Mentally, or intellectually, lost. I’m no Mensa candidate. No Nobel prize winner. A Pulitzer would be rad, but we’re not there yet either. Sure I wish I read more books. I wish I were still in school studying things of interest, expanding the depths of my intellect. I wish I encountered more stimulants, via people or materials or places or things. Again, on the whole, those are all matters of will power. The options are available to me should I seek them.

Emotionally, I am more in tune than any human being probably should be. Everything is felt at the extremes. Jasper Hale wouldn’t come near me with a ten foot pole. Sometimes unstabling events occur, but those occur to everyone, all of the time, all over the world. There are recoveries. The movie ends, the stubbed toe de-inflames itself, you work out the puzzle, the day takes a turn. Sadness, anger, frustration, happiness; the emotions are assuaged. In my case, they’re there to my beck and call whenever the need should arise.

Socially lost doesn’t feel right either. Employing as much humility as the sentence allows, I have friends. I have family. I don’t see all of them frequently, but the channels are there. I’m fortunate enough to have the relationships, to be able to pick up the phone or open my email, to jump on a plane or walk down the street. There are times when I prefer to keep to myself for a bit, sure, but I consider myself a balanced intrextrovert. Enough encounters occur that I couldn’t possibly declare social neglect.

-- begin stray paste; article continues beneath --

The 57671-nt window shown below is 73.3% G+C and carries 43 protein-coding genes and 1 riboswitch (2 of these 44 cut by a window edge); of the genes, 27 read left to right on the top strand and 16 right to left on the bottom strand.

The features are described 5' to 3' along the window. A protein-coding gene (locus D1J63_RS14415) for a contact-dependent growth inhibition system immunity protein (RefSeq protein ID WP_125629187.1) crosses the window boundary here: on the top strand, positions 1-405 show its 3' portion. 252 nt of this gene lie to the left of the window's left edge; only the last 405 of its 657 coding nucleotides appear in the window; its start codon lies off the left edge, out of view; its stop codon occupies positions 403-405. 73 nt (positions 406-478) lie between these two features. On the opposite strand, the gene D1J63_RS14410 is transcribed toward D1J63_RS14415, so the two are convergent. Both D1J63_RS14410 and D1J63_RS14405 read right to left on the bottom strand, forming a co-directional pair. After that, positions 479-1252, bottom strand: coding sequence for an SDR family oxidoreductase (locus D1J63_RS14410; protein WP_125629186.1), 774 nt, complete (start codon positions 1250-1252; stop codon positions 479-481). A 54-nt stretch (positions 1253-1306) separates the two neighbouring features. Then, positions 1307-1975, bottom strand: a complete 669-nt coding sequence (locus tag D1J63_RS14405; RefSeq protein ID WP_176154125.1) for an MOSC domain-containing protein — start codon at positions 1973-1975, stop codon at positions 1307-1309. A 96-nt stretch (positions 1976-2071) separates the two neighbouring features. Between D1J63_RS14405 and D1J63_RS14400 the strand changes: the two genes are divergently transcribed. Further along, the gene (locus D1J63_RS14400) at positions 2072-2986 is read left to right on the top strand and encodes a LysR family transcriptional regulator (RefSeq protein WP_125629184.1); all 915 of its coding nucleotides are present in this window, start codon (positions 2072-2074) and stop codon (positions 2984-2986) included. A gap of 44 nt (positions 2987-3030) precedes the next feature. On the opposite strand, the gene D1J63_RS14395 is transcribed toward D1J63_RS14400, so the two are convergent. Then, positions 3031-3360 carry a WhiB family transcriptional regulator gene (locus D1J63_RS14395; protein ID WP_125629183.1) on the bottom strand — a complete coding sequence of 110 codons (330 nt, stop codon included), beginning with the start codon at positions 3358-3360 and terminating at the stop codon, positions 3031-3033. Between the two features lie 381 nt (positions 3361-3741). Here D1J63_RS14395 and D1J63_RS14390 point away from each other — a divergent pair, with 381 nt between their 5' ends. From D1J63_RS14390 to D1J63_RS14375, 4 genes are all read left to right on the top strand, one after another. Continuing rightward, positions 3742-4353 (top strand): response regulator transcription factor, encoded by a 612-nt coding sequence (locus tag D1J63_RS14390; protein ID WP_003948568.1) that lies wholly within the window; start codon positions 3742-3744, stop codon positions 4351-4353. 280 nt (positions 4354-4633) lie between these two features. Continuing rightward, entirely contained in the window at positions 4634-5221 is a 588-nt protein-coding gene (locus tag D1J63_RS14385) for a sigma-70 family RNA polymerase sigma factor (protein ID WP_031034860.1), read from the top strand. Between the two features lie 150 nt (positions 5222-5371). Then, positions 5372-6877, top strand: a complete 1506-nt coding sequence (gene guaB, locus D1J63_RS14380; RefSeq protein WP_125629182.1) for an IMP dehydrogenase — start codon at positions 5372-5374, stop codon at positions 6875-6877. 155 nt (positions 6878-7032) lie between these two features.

Spiritual loss is too broad a piece of this puzzle. Shall I use the phrase once more? On the whole, I’m content with how this one gets worked out. True, I don’t attend mass as much as I should. Faith is there, in some way, but I’ll be honest I make half of this stuff up as I go along. I still repress thoughts that I feel less inclined to think these days. But do I feel abandoned or afraid or disavowed, in the spiritual sense? Absolutely not. I have breakthrough moments just walking down the street or after an adrenaline rush or lying on a yoga mat at the end of a class, feeling the heat of my physical existence rolling off of me in waves, awakening this inner spiritual sense of presence. Its practically factual that within us all, this is the sense in which humanity is most complex. It’s almost impossible to define for and measure against others. We all operate under our own plane of forces.

Major states examined, nothing notably out of the ordinary. Yet still,

“I am lost.”